This week I’m going to focus on our work with consultancy clients.

A view from London Bridge, heading towards Southwark.

There are weeks when I feel like I can’t do the client work and the business of running Renaisi but when I spend time on the client work, I’m reminded how important it is as a way to maintain my understanding of the immediate issues affecting the social sector.

Strategy and change

This week, I worked with the trustees of Dravet Syndrome UK, a rare disease charity, to think through their commitment to their draft strategy for the next five years. I’ve worked with them for a while and it has been brilliant to see the charity evolve significantly. Their ambition is now clearly articulated and understood, and even though they all accepted that they were on quite an ambitious trajectory with this plan, they felt committed to it and understood what needed to be changed to get there.

A reminder there is nothing at all wrong with significant strategic ambition, just so long as you understand that change is going to come with it!

Place-based change and learning

I ran a workshop with the homelessness charity Crisis about place-based change and learning approaches. They are an incredibly thoughtful organisation with some clear ideas for change, but they don’t want to rush headlong into a new approach without thinking collectively about what it means and how much they need to try and understand the impact of it. It reminded me of how glib those who are outside of big organisations can be when telling them what they ‘should’ do. The responsibility to the mission, the donors, the brand and the long term, is real and keenly felt. I really respected how they asked questions and thought about what their role was.

Conceptual and practical

As part of our role as a learning partner to a funder collaboration, I observed a group of directors discuss the work and grapple honestly with some big definitional and practical challenges for a project that has been long in the making, but is now starting to get going.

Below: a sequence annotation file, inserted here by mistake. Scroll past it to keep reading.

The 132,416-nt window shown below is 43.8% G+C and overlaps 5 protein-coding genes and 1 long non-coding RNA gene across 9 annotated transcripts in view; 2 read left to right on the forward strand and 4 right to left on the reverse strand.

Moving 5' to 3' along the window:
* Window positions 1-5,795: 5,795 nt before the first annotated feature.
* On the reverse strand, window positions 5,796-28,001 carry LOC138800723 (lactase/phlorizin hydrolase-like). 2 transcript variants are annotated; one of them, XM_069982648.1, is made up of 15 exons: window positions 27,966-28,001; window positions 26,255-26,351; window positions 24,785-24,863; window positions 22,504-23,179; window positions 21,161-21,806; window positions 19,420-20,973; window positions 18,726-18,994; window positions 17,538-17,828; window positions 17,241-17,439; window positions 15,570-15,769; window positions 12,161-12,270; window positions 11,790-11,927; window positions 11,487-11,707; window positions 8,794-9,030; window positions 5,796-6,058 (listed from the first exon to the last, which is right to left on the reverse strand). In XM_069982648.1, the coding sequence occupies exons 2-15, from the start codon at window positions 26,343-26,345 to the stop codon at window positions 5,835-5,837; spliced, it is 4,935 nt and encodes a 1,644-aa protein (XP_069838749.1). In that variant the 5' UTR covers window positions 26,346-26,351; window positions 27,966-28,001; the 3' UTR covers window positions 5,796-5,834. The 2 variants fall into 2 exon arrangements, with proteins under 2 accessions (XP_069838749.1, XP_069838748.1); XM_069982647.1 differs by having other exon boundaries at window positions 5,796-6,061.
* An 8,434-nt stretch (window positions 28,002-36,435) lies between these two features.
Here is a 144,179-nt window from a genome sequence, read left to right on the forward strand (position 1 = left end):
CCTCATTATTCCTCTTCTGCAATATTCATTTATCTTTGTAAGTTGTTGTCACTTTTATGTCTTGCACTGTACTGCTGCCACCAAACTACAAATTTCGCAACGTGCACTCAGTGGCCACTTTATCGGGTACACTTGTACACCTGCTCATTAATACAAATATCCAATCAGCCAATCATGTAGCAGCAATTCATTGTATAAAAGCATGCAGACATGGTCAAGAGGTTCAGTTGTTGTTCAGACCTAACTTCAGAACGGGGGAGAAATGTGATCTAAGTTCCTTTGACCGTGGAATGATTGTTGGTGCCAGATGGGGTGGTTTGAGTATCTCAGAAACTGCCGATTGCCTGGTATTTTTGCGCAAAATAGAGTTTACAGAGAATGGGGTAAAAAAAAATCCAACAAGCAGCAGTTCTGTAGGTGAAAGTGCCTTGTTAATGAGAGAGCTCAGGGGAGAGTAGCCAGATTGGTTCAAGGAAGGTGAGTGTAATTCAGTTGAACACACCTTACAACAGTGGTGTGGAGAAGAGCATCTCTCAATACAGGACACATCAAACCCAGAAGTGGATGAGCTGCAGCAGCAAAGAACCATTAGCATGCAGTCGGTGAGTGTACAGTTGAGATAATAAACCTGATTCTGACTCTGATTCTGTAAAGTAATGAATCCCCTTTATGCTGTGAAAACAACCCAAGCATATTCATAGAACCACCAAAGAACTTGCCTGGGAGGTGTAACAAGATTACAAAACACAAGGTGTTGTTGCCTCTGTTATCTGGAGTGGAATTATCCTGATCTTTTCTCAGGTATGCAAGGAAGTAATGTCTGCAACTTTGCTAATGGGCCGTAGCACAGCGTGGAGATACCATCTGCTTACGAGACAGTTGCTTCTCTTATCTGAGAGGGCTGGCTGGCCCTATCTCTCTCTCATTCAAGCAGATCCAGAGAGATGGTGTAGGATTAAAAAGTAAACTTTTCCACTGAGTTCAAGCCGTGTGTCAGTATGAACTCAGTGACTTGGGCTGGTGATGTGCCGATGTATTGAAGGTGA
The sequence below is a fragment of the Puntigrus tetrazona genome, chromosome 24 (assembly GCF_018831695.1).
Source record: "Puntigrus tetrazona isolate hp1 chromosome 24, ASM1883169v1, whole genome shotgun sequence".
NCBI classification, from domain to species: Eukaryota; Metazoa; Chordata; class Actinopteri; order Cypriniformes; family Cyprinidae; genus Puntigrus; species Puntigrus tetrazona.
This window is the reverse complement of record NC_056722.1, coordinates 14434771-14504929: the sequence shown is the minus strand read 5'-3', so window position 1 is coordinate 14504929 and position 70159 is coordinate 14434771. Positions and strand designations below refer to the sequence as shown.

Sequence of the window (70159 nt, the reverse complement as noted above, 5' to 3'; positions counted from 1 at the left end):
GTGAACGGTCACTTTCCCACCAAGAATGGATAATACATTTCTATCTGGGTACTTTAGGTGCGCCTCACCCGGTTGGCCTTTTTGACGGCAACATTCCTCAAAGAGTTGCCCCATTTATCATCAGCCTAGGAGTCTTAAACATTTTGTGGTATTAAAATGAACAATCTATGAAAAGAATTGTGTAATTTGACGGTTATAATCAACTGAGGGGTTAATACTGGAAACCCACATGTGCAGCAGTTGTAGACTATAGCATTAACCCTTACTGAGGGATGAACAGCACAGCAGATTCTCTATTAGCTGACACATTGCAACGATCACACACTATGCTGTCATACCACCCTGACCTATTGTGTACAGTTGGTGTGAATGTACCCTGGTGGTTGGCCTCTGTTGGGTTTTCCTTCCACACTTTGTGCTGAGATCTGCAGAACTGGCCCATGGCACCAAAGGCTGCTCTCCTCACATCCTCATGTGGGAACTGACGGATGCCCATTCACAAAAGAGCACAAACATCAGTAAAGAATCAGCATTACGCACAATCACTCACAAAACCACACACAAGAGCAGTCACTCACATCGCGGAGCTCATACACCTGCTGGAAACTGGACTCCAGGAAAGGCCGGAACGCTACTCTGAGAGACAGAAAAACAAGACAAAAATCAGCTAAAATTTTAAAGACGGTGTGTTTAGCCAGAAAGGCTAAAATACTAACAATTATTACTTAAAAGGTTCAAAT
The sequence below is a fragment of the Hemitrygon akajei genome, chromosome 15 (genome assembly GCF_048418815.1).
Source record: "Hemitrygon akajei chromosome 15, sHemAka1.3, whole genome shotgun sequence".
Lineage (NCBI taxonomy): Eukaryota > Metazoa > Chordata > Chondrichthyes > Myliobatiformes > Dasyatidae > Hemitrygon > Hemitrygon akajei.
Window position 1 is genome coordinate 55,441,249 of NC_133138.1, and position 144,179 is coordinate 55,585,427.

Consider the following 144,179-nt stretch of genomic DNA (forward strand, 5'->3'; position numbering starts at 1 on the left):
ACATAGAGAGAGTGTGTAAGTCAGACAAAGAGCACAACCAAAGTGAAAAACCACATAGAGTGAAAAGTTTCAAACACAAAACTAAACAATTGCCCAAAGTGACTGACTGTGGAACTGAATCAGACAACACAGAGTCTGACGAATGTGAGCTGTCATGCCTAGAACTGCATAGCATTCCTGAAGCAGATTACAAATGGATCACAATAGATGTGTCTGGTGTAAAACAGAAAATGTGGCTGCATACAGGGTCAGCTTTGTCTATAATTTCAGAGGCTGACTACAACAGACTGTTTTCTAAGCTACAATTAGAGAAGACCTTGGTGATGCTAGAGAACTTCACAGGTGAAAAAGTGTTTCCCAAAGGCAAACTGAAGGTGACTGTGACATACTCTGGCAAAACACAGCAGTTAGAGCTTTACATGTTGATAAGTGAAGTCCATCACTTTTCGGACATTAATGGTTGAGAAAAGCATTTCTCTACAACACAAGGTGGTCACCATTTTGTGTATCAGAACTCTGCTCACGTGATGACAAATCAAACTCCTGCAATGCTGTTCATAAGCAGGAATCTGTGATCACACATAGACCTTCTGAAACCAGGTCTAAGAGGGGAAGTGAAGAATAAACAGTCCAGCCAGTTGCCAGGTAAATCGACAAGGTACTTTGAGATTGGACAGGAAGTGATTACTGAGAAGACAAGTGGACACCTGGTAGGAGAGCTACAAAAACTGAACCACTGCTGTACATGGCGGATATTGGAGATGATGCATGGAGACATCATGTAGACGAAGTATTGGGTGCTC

I was reminded that it is possible to be both conceptual and practical at the same time, and suggesting otherwise is a pathetically false dichotomy that some people in our sector seem intent on maintaining. We all have lived and learnt experience. We all have ideas and do work. We all think about what we are going to do, and react instinctively. If we are going to value all perspectives, we need value the diversity within us, as well as between us. This group has really started to do that.

There was plenty of other stuff going on in the week with colleagues and internal projects, but it’s nice to reflect on what you learn from client work sometimes. It’s the best way to help those we’re here to support.

And the rest

I presented our work on place-based systemic change to the place group of the Association of Charitable Foundations, which was great fun and really valuable to hear from so much humble expertise. Our foundation landscape is so varied and they all have different drivers for their work, but none of them are passive vehicles for dishing out money. Each is connected to a network, a set of expertise and a constituency of some kind.

I caught up with Renaisi colleagues about two very different projects to discuss how we take challenging ideas that we’ve heard in some of our stakeholder research and present it in a way that will enable the organisations we’re working with to change. As a consultant, you are both doing the job you have been asked to do, and speaking truth to power. It’s your job to work out how to serve both of those tasks, without diminishing one.

Reading, listening and watching

I have been reading the Air Year by Caroline Bird, which is an exquisite collection of poetry. It’s justifiably won awards. She writes in a way that feels very grounded in life and lives, but about subjects which are layered and timeless. I found them at times heart wrenching, but also funny, recognisable, and just plain beautiful.

I’ve loved Steve McQueen’s work since seeing Hunger at the cinema. I have been determined to see all of his work at the cinema since then, for the big-screen brilliance of it all. Small Axe being on the TV made me wonder what I would be in for. But after watching the first one, Mangrove, on Sunday I realised I had nothing to worry about. Very much looking forward to the next four films.

John Hitchin CEO